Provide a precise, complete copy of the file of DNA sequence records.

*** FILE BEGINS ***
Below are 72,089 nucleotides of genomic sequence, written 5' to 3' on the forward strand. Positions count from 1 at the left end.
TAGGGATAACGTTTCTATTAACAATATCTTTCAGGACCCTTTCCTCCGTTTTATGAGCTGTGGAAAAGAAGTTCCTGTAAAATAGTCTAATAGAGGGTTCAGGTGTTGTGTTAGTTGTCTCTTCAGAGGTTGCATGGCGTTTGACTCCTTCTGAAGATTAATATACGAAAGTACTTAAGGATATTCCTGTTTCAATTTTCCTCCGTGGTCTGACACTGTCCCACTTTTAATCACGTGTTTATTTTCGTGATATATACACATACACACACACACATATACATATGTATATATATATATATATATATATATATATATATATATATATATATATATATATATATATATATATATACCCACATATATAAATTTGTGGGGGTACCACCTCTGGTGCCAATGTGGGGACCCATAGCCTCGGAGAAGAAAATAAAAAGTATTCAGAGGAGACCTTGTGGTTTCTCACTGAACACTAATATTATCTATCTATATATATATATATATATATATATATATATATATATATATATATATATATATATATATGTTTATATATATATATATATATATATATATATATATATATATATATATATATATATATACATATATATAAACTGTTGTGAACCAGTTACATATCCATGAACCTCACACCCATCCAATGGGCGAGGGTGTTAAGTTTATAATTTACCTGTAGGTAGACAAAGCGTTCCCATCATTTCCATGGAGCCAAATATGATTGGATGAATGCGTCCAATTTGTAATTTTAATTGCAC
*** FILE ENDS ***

Below are 72,089 nucleotides of genomic sequence, written 5' to 3' on the forward strand. Positions count from 1 at the left end.
TAGGGATAACGTTTCTATTAACAATATCTTTCAGGACCCTTTCCTCCGTTTTATGAGCTGTGGAAAAGAAGTTCCTGTAAAATAGTCTAATAGAGGGTTCAGGTGTTGTGTTAGTTGTCTCTTCAGAGGTTGCATGGCGTTTGACTCCTTCTGAAGATTAATATACGAAAGTACTTAAGGATATTCCTGTTTCAATTTTCCTCCGTGGTCTGACACTGTCCCACTTTTAATCACGTGTTTATTTTCGTGATATATACACATACACACACACACATATACATATGTATATATATATATATATATATATATATATATATATATATATATATATATATATATATATATATATATACCCACATATATAAATTTGTGGGGGTACCACCTCTGGTGCCAATGTGGGGACCCATAGCCTCGGAGAAGAAAATAAAAAGTATTCAGAGGAGACCTTGTGGTTTCTCACTGAACACTAATATTATCTATCTATATATATATATATATATATATATATATATATATATATATATATATATATATATATATGTTTATATATATATATATATATATATATATATATATATATATATATATATATATATATACATATATATAAACTGTTGTGAACCAGTTACATATCCATGAACCTCACACCCATCCAATGGGCGAGGGTGTTAAGTTTATAATTTACCTGTAGGTAGACAAAGCGTTCCCATCATTTCCATGGAGCCAAATATGATTGGATGAATGCGTCCAATTTGTAATTTTAATTGCAC